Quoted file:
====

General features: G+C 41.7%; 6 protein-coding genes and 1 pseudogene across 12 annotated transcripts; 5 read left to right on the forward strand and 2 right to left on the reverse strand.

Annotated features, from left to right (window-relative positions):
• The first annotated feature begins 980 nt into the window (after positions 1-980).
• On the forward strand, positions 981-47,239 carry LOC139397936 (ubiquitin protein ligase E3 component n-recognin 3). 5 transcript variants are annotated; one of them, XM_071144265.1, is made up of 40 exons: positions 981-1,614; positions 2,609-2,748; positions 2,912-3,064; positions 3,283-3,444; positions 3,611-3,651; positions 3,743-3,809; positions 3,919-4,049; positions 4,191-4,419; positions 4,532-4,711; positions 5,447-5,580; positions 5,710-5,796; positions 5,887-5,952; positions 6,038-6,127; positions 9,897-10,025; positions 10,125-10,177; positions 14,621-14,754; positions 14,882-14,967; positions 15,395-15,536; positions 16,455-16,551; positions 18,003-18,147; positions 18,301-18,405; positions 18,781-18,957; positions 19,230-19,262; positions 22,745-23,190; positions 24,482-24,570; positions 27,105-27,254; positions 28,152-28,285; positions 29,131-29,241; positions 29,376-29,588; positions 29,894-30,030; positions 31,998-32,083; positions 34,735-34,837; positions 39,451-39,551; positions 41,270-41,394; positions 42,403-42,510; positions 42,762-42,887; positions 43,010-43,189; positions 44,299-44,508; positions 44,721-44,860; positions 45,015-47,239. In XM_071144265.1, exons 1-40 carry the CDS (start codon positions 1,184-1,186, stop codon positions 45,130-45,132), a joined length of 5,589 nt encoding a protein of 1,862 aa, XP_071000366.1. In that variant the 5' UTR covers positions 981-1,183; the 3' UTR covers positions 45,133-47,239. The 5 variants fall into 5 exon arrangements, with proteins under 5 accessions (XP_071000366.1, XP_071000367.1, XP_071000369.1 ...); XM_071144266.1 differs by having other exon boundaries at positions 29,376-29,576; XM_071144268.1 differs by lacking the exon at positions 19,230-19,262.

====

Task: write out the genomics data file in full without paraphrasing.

General features: G+C 41.7%; 6 protein-coding genes and 1 pseudogene across 12 annotated transcripts; 5 read left to right on the forward strand and 2 right to left on the reverse strand.

Annotated features, from left to right (window-relative positions):
• The first annotated feature begins 980 nt into the window (after positions 1-980).
• On the forward strand, positions 981-47,239 carry LOC139397936 (ubiquitin protein ligase E3 component n-recognin 3). 5 transcript variants are annotated; one of them, XM_071144265.1, is made up of 40 exons: positions 981-1,614; positions 2,609-2,748; positions 2,912-3,064; positions 3,283-3,444; positions 3,611-3,651; positions 3,743-3,809; positions 3,919-4,049; positions 4,191-4,419; positions 4,532-4,711; positions 5,447-5,580; positions 5,710-5,796; positions 5,887-5,952; positions 6,038-6,127; positions 9,897-10,025; positions 10,125-10,177; positions 14,621-14,754; positions 14,882-14,967; positions 15,395-15,536; positions 16,455-16,551; positions 18,003-18,147; positions 18,301-18,405; positions 18,781-18,957; positions 19,230-19,262; positions 22,745-23,190; positions 24,482-24,570; positions 27,105-27,254; positions 28,152-28,285; positions 29,131-29,241; positions 29,376-29,588; positions 29,894-30,030; positions 31,998-32,083; positions 34,735-34,837; positions 39,451-39,551; positions 41,270-41,394; positions 42,403-42,510; positions 42,762-42,887; positions 43,010-43,189; positions 44,299-44,508; positions 44,721-44,860; positions 45,015-47,239. In XM_071144265.1, exons 1-40 carry the CDS (start codon positions 1,184-1,186, stop codon positions 45,130-45,132), a joined length of 5,589 nt encoding a protein of 1,862 aa, XP_071000366.1. In that variant the 5' UTR covers positions 981-1,183; the 3' UTR covers positions 45,133-47,239. The 5 variants fall into 5 exon arrangements, with proteins under 5 accessions (XP_071000366.1, XP_071000367.1, XP_071000369.1 ...); XM_071144266.1 differs by having other exon boundaries at positions 29,376-29,576; XM_071144268.1 differs by lacking the exon at positions 19,230-19,262.